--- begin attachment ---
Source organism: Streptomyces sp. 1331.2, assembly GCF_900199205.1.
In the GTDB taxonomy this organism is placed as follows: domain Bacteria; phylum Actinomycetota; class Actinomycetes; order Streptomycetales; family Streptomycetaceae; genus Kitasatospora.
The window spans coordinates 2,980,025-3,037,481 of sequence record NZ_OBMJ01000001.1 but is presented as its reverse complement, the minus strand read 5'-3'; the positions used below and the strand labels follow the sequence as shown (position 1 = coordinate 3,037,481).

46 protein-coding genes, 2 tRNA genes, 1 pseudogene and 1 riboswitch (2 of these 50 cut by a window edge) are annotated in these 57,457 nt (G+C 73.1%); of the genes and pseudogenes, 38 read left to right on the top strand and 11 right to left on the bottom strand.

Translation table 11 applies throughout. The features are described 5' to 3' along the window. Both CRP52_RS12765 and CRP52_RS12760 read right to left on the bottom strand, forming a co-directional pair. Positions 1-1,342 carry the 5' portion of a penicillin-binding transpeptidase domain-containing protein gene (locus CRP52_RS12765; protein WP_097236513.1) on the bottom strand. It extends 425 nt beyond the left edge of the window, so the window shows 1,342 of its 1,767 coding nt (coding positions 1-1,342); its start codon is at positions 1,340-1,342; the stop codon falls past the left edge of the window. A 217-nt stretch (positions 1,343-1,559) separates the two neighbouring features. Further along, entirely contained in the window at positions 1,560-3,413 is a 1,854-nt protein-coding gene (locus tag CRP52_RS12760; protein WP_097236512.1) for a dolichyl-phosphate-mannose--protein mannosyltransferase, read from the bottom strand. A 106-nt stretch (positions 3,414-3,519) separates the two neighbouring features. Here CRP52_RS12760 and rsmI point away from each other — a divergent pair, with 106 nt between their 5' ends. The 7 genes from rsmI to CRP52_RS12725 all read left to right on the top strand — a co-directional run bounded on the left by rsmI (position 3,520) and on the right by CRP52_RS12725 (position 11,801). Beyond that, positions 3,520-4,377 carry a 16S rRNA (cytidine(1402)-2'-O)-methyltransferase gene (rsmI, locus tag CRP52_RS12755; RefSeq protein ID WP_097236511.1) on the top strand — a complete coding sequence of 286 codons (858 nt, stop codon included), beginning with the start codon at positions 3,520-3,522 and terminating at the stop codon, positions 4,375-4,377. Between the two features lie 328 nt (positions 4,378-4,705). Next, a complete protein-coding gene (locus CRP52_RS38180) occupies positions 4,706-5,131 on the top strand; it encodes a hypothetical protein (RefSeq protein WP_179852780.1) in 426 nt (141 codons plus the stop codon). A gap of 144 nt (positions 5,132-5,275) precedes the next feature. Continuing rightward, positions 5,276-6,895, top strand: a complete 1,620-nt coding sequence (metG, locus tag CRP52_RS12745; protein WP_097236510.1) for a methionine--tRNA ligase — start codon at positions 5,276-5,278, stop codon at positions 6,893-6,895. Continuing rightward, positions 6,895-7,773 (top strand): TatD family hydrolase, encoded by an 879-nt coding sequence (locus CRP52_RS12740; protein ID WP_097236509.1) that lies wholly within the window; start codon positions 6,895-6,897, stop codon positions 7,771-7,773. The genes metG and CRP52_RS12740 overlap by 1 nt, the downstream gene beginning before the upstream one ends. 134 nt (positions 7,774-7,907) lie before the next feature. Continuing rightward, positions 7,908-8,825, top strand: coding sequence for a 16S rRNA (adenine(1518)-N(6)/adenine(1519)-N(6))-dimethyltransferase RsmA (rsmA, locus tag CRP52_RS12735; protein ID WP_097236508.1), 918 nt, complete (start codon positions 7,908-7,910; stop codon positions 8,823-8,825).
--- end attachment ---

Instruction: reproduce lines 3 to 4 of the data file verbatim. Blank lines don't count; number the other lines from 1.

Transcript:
The window spans coordinates 2,980,025-3,037,481 of sequence record NZ_OBMJ01000001.1 but is presented as its reverse complement, the minus strand read 5'-3'; the positions used below and the strand labels follow the sequence as shown (position 1 = coordinate 3,037,481).

46 protein-coding genes, 2 tRNA genes, 1 pseudogene and 1 riboswitch (2 of these 50 cut by a window edge) are annotated in these 57,457 nt (G+C 73.1%); of the genes and pseudogenes, 38 read left to right on the top strand and 11 right to left on the bottom strand.